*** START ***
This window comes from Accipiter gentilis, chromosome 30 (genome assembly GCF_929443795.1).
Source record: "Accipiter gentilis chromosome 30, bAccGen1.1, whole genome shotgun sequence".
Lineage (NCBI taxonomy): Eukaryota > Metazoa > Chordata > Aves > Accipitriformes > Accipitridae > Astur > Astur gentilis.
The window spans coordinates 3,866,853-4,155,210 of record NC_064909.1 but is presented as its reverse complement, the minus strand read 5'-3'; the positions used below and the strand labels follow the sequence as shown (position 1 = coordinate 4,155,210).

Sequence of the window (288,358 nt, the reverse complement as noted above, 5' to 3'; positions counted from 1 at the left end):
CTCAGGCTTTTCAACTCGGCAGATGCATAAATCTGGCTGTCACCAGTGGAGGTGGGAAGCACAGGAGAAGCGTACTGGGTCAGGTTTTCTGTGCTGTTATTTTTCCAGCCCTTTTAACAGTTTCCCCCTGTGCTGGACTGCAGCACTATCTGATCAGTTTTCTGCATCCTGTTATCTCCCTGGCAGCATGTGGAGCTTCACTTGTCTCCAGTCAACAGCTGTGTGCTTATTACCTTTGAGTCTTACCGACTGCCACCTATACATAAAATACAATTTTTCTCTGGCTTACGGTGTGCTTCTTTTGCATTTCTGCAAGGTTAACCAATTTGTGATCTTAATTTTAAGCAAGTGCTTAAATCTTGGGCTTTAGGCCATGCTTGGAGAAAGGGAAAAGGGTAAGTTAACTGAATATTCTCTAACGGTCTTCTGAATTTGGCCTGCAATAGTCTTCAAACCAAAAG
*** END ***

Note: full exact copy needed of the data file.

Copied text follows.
This window comes from Accipiter gentilis, chromosome 30 (genome assembly GCF_929443795.1).
Source record: "Accipiter gentilis chromosome 30, bAccGen1.1, whole genome shotgun sequence".
Lineage (NCBI taxonomy): Eukaryota > Metazoa > Chordata > Aves > Accipitriformes > Accipitridae > Astur > Astur gentilis.
The window spans coordinates 3,866,853-4,155,210 of record NC_064909.1 but is presented as its reverse complement, the minus strand read 5'-3'; the positions used below and the strand labels follow the sequence as shown (position 1 = coordinate 4,155,210).

Sequence of the window (288,358 nt, the reverse complement as noted above, 5' to 3'; positions counted from 1 at the left end):
CTCAGGCTTTTCAACTCGGCAGATGCATAAATCTGGCTGTCACCAGTGGAGGTGGGAAGCACAGGAGAAGCGTACTGGGTCAGGTTTTCTGTGCTGTTATTTTTCCAGCCCTTTTAACAGTTTCCCCCTGTGCTGGACTGCAGCACTATCTGATCAGTTTTCTGCATCCTGTTATCTCCCTGGCAGCATGTGGAGCTTCACTTGTCTCCAGTCAACAGCTGTGTGCTTATTACCTTTGAGTCTTACCGACTGCCACCTATACATAAAATACAATTTTTCTCTGGCTTACGGTGTGCTTCTTTTGCATTTCTGCAAGGTTAACCAATTTGTGATCTTAATTTTAAGCAAGTGCTTAAATCTTGGGCTTTAGGCCATGCTTGGAGAAAGGGAAAAGGGTAAGTTAACTGAATATTCTCTAACGGTCTTCTGAATTTGGCCTGCAATAGTCTTCAAACCAAAAG